The chapter provides a brief outline of the development of the scientific article, tracing its origins in the seventeenth and eighteenth centuries, its professionalization in the nineteenth, and its specialization in the twentieth. The focus is on how textual organization and language choices mirror changes in the epistemology and writing practices of the scholarly community. The rise of periodical publications in the Age of Empiricism reflected the dominant emphasis on fact, while the style was largely narrative and based on reliable testimony. During the nineteenth century, journals became increasingly specialized and oriented to the professional community: observations and experiments were used to build theory, while greater attention was paid to methodology and precision. With the twentieth century, the proliferation of scientific journals produced forms of highly specialized prose for a large, specialized, international audience, with an increasingly standardized textual structure requiring rigorous descriptions of methodology and results. The IMRAD structure – Introduction, Methods, Results, and Discussion – thus established itself as a powerful standard over the centuries – a standard which is only partly challenged today by the global dimension of digital communication.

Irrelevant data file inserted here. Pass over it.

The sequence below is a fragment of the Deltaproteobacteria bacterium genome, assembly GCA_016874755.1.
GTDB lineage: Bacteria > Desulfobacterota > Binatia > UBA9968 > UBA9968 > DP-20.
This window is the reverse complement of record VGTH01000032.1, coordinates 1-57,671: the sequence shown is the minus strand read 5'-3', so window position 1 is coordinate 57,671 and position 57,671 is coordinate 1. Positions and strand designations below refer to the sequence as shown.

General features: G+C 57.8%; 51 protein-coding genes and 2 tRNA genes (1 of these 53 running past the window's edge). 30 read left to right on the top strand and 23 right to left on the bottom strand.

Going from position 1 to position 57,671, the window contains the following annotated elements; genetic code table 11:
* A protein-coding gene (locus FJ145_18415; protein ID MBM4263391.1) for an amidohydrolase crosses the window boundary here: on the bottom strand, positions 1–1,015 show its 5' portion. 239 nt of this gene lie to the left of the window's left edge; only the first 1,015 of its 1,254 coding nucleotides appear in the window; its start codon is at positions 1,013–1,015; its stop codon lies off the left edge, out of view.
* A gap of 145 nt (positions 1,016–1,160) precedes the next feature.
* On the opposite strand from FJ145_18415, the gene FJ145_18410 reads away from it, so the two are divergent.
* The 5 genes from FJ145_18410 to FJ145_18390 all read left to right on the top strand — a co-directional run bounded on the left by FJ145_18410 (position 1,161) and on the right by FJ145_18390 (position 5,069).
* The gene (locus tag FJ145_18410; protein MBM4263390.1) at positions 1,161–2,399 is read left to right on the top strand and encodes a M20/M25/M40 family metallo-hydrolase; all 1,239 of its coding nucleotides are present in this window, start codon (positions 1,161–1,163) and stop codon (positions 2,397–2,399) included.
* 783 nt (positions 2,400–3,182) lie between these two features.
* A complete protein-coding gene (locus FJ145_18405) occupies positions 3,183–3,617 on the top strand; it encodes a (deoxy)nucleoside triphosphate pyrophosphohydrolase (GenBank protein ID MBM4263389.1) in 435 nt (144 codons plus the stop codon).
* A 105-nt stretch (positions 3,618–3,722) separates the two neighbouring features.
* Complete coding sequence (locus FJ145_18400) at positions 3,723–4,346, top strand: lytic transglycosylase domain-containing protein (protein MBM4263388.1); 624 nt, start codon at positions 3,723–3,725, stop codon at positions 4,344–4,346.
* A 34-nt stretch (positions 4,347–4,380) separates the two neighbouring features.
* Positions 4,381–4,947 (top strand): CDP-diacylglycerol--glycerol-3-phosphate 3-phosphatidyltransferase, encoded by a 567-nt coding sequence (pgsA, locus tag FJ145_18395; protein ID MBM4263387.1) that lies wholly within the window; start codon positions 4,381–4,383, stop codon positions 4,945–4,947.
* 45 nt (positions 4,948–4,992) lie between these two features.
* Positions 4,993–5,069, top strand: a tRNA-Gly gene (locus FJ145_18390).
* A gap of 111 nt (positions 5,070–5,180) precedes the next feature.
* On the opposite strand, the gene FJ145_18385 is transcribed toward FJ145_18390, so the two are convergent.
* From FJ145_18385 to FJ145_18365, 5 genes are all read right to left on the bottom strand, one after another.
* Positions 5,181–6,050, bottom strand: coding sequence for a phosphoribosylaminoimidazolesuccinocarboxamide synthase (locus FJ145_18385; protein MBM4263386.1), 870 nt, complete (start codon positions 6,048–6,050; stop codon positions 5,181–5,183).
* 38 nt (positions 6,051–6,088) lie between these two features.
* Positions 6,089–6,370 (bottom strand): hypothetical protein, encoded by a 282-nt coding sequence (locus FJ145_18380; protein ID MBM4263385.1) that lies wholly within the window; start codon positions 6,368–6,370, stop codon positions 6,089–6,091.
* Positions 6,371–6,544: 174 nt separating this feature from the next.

"The Scientific Article: Variation and Change in Knowledge Communication Practices" / Bondi, M. - (2021), pp. 158-169. [10.4324/9781003043782]